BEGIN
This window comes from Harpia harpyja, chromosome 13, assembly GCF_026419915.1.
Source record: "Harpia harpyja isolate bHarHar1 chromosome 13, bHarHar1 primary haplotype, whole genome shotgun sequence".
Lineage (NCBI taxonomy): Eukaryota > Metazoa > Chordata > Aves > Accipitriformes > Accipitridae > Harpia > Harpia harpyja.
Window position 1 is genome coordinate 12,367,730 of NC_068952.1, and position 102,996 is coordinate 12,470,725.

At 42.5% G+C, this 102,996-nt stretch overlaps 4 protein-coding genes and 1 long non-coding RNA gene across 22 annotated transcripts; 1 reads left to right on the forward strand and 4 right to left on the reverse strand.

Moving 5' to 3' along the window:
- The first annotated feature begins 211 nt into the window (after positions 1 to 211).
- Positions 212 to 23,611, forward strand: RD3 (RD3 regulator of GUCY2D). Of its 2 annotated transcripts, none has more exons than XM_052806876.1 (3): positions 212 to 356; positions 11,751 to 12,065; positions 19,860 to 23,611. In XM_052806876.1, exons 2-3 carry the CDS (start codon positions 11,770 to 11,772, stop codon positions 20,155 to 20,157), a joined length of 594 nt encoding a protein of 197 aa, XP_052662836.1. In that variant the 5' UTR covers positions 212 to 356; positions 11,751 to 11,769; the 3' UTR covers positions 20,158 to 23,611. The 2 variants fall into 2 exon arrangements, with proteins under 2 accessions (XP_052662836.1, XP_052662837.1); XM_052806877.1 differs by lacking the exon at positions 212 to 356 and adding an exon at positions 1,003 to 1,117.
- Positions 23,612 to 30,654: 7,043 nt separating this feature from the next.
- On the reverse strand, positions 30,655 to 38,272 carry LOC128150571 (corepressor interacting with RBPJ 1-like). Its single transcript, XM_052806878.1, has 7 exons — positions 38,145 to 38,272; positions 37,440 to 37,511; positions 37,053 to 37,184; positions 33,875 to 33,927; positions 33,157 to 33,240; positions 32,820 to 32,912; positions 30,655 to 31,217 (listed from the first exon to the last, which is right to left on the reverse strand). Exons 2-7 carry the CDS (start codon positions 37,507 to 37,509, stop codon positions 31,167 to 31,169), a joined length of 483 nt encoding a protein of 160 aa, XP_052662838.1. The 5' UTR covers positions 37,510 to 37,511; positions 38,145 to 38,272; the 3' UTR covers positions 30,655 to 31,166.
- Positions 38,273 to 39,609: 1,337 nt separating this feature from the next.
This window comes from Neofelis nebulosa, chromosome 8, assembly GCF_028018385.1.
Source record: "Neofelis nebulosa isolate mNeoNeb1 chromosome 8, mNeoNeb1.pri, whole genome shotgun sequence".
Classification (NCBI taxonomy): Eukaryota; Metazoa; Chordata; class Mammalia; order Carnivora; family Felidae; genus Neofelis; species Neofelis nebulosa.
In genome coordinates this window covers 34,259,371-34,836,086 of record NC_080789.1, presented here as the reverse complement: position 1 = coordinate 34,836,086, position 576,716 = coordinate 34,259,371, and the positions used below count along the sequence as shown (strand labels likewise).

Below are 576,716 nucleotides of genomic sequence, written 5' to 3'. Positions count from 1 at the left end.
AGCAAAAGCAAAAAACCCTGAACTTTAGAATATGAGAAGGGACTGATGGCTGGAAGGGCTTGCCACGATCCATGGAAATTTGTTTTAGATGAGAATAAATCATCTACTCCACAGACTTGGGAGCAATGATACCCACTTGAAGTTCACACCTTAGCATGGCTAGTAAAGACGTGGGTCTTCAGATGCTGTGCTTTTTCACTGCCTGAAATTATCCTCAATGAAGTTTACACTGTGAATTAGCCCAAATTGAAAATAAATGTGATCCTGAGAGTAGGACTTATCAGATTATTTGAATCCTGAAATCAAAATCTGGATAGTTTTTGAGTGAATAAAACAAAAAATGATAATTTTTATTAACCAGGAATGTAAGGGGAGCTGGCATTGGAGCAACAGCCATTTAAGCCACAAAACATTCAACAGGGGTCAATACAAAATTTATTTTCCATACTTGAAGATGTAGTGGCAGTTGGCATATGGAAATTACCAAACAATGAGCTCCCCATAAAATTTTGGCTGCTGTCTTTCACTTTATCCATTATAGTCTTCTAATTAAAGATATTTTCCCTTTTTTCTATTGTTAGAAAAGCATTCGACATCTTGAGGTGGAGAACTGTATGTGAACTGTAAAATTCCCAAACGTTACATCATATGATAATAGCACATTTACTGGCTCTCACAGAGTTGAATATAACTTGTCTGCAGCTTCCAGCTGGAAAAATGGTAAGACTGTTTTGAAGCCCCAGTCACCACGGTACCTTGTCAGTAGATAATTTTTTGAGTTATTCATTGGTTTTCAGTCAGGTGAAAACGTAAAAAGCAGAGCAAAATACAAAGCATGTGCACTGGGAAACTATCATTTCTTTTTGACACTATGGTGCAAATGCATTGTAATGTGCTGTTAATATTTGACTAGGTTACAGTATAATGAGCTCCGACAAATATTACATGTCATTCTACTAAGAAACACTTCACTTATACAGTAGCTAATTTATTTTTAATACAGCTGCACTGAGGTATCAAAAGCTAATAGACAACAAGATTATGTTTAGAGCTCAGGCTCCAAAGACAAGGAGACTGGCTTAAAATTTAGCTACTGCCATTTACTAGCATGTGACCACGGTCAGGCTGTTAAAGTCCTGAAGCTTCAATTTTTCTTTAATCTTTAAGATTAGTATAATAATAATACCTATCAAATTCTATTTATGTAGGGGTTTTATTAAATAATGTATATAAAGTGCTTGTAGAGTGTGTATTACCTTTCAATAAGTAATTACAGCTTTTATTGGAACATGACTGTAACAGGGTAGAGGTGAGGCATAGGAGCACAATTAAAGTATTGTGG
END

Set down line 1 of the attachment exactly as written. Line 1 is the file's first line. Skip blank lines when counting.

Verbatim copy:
This window comes from Harpia harpyja, chromosome 13, assembly GCF_026419915.1.